It might happen as system administrator to have to work, especially to troubleshoot something, on an old Linux distro or Unix system where you don’t have none of the following known editors: vi, Emacs, Joe, ex, Sam or sed. In this case you will have at least ed, one of the oldest Unix inline text editor. So, you have guessed, this article will focus on this less famous, by today standard, editor. We will illustrate examples not just extracts from the man pages, which is not too much useful for novices.
The ed editor, like vi, works basically in two modes, edit and command. Once you start ed you will be presented with this screen without any prompt and in command mode:
Nothing is happening yet, you need to display the prompt by pressing P followed by Enter, as you can see an asterisk will be shown:
Afterwards you can type the letter i followed by newline (insert), to start typing something:
Note that you must “announce” you want to finish editing with a . in a line on its own.
The number 13 is the number of characters written to the file.
You can save and exit ed with the command w (and the name of the file) and q, like in vi.
To open an existing file we just runs ed followed by the filename.
Because is a line editor we won’t see the all content of the file by default, but just how many characters we have.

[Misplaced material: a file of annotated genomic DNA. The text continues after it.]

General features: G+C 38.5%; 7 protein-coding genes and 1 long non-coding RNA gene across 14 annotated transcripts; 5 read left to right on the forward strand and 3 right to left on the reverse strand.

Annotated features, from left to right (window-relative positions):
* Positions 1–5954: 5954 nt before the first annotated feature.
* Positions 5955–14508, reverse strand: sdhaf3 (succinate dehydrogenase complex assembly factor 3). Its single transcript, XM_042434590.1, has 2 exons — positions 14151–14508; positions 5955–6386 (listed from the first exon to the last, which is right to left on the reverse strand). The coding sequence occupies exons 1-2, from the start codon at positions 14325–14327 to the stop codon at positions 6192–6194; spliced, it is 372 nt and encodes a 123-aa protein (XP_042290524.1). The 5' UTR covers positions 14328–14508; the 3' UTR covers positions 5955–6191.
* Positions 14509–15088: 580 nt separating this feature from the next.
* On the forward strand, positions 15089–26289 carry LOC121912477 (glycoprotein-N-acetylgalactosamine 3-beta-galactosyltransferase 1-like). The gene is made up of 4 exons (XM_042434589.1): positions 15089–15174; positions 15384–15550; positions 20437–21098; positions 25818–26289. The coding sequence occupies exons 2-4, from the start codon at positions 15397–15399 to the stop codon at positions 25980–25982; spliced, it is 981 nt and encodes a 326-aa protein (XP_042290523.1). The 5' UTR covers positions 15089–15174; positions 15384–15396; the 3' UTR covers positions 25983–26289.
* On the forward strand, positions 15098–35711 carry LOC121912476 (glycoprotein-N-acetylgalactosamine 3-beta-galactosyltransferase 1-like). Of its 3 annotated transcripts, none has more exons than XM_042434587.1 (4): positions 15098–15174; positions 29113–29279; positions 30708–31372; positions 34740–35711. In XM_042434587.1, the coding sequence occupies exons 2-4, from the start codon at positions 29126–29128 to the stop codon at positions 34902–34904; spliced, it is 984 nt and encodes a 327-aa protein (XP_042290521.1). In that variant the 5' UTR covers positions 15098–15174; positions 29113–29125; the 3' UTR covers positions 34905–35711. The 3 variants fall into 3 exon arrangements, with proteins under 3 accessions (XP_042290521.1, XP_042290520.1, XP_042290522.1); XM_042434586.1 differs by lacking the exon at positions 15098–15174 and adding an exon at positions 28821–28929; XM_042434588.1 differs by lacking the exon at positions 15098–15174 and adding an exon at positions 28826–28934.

Let’s say we want to see its content. In this case we simply type p and press enter:
We want to add the same word but in the different language, so we switch into “insert” mode
So as before we switch into command mode and with i we edit and add the line below, then we save without specifying
the filename as we already did by opening this file:
Now we want to display the whole content of the file, we can do that with the command ,p
We can also this display the last line by simply using p
As you can see the last line we typed is, by mistake, on top and not in the bottom.
There is also a small typo : a missing exclamation mark; let’s fix this typo first.
We just move to the desired line by typing its number followed by Enter
Then to amend the line we will use a sed like syntax.
OK we have selected the line and now we type command
to add that specific character at the end of the line ($ means EOL).
Now it’s time to move our line to the bottom: you basically specify with the command m the desired line number. We must know the total number of lines as we cannot enter a not existing line.
Now we want to add a new line or better to append it, we will use the command a for that.
Now, let’s say we want to remove a line, we will use d for that.
Finally, let’s say we want to append the result of a command, we can use the command !r for that:
Note that the ! alone will just have the aim to run some system command without exiting ed, like in vi.
This is it: I hope you found interesting even if you won’t be using it often.